red tulips | copyright Jill J. Jensen

 

 

Margaret (Meg) Wheatley

a systems-thinking leader offers alternative ways we can 'be' in the world

 

In the early 1990s, Margaret Wheatley's book Leadership and the New Science appeared in the business literature. In a relatively small package, Wheatley explained such imposing scientific theories as fractals, quanta, chaos, and complexity, showing how these concepts could be applied to the ever-changing landscape of human activity in the business sphere.

During the last fifteen years, Wheatley has continued to watch the living biological systems of nature and extrapolate the underlying patterns and organizational structures to human interactions. Her books point us to ways we can get along with each other and live in the world more beneficially.

In addition to Leadership and the New Science, Wheatley's writings include A Simpler Way; Turning to One Another: Simple Conversations to Restore Hope to the Future; Finding Our Way: Leadership for an Uncertain Time; and Perseverance. For business books, they demonstrate a wonderful combination of qualities: readable, thought-provoking, and applicable to current situations.

Wheatley bases her business ideas on observations taken from years as a consultant to organizations large and small, ranging from Fortune 100 companies to small town churches and everything in between. Her Berkana Institute, whose motto is "the leaders we need are already here," offers a coordinating space and the resources for encouraging individuals to take on leadership roles in their communities and lives.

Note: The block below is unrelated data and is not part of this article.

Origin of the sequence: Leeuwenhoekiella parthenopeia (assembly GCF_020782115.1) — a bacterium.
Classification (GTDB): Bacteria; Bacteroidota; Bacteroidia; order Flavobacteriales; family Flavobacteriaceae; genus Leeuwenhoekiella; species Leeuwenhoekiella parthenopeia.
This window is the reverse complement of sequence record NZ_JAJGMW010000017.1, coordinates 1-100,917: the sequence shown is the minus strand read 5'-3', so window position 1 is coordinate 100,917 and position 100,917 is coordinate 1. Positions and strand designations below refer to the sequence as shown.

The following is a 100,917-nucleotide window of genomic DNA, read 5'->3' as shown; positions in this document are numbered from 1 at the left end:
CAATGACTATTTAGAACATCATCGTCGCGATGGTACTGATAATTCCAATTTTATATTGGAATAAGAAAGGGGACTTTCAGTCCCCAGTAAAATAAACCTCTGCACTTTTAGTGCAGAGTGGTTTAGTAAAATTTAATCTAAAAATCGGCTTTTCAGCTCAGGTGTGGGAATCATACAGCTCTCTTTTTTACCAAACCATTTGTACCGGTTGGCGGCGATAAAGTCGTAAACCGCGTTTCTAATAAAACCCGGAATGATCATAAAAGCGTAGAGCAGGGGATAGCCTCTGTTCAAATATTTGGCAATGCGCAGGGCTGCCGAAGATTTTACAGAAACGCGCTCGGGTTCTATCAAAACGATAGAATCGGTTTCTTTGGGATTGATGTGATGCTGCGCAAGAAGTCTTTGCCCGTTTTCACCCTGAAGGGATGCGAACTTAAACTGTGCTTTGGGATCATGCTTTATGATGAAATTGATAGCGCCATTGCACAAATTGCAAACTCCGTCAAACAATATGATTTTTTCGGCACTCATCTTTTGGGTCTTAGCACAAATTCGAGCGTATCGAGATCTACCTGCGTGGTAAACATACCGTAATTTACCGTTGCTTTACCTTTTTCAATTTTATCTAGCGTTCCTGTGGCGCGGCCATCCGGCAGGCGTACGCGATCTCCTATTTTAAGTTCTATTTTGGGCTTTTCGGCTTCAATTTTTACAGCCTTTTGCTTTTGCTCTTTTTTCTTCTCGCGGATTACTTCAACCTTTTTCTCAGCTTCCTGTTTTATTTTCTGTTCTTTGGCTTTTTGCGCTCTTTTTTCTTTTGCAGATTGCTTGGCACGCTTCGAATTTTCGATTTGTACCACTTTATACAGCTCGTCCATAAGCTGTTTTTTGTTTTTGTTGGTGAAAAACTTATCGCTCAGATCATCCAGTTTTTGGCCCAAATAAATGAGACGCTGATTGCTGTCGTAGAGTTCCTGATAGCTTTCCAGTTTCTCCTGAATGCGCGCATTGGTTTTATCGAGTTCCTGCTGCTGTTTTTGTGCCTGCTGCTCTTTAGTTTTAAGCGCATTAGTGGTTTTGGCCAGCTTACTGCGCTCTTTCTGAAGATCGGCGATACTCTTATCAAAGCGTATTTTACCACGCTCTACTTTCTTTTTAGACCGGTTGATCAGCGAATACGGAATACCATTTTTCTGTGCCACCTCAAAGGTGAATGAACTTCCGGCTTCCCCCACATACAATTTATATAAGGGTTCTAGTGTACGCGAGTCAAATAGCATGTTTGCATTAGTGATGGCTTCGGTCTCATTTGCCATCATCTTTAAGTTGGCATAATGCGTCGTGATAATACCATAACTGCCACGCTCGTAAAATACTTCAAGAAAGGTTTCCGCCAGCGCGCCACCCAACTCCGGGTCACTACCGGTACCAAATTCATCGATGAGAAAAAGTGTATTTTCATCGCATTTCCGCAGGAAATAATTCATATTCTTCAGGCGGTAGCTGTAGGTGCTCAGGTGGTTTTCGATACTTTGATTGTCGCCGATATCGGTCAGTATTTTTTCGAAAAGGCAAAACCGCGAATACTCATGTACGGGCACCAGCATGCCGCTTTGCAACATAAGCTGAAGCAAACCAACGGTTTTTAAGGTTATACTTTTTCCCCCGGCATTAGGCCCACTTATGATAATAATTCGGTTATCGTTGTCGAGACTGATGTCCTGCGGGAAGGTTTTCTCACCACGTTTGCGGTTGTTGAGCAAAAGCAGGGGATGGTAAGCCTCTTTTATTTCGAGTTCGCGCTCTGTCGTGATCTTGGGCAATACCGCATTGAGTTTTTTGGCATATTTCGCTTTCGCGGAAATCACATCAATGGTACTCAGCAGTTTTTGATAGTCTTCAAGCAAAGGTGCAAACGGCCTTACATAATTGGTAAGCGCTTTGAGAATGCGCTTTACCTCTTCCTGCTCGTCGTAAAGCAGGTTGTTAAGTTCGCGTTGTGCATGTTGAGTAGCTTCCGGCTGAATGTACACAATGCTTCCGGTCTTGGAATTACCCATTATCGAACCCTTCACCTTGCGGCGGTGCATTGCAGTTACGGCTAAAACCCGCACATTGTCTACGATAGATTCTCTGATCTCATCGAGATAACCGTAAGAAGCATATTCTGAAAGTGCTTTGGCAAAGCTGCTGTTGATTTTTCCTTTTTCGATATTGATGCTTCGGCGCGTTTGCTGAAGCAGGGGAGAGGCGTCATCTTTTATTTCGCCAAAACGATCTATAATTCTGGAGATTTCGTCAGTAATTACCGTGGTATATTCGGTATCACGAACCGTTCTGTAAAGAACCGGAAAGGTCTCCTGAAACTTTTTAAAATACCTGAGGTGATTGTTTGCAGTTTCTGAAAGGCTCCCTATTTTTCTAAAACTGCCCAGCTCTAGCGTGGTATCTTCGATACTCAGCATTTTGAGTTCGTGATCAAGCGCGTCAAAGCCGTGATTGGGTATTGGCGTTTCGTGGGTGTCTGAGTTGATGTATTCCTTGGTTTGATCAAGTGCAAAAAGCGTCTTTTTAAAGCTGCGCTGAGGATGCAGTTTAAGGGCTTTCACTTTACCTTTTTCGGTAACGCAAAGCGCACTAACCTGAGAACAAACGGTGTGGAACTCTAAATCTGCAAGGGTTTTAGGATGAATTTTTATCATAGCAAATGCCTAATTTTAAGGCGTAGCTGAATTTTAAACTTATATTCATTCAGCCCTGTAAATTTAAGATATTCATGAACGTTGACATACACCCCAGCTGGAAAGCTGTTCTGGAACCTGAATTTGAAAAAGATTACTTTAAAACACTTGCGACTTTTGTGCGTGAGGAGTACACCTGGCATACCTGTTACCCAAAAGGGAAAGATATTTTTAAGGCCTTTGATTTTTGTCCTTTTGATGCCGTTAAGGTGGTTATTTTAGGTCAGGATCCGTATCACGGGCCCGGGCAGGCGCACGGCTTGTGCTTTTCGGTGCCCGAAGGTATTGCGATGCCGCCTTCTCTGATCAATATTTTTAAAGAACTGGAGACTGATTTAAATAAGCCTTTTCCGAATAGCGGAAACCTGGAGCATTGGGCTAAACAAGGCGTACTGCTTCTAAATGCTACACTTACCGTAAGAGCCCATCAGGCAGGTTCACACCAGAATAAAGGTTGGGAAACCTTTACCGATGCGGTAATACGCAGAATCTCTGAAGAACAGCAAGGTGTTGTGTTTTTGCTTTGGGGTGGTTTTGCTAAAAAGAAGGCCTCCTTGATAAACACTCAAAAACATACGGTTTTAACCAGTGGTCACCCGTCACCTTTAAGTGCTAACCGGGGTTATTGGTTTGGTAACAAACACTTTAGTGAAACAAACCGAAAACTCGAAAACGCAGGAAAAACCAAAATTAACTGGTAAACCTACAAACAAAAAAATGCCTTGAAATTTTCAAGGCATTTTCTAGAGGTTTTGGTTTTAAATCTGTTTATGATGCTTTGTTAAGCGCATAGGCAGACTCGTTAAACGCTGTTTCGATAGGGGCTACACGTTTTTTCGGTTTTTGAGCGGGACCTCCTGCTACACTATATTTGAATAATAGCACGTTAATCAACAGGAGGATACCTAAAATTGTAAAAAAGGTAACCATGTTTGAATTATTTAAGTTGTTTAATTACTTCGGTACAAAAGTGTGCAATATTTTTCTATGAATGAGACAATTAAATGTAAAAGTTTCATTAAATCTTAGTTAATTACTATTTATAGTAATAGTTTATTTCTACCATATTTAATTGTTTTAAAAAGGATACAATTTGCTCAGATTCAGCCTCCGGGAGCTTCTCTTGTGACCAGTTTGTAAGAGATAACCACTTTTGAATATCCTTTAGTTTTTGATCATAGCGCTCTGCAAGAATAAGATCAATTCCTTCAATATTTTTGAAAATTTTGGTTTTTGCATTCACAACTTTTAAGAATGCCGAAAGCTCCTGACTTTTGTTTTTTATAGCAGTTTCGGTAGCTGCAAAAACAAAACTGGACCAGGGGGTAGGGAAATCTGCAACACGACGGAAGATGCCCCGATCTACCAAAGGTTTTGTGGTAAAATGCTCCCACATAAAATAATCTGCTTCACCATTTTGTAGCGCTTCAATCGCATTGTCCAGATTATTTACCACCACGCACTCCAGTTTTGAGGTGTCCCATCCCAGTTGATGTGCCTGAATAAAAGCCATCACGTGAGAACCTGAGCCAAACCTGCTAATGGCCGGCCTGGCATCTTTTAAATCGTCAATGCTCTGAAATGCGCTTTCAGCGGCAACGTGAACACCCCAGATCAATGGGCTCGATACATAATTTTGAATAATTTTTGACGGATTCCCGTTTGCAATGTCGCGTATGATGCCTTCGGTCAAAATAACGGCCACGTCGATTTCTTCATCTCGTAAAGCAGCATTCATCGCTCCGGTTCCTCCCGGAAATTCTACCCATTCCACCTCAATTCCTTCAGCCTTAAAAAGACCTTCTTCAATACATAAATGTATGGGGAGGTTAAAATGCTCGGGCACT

For a taste of her writings, check out Wheatley's website — and then you may want to check the bookstore. On her site, you can also find links to her books and tapes, as well as a calendar of her speeches and presentations, some of which are open to the public. She's as engaging in person as she is on the page — and she wants us to be, too.

Whether or not you are an "officially designated" leader anywhere in your life, you can benefit from Wheatley's discussions about the organic nature of leadership and her examples of how we can each demonstrate the concept at home, at work, and in our communities.

 

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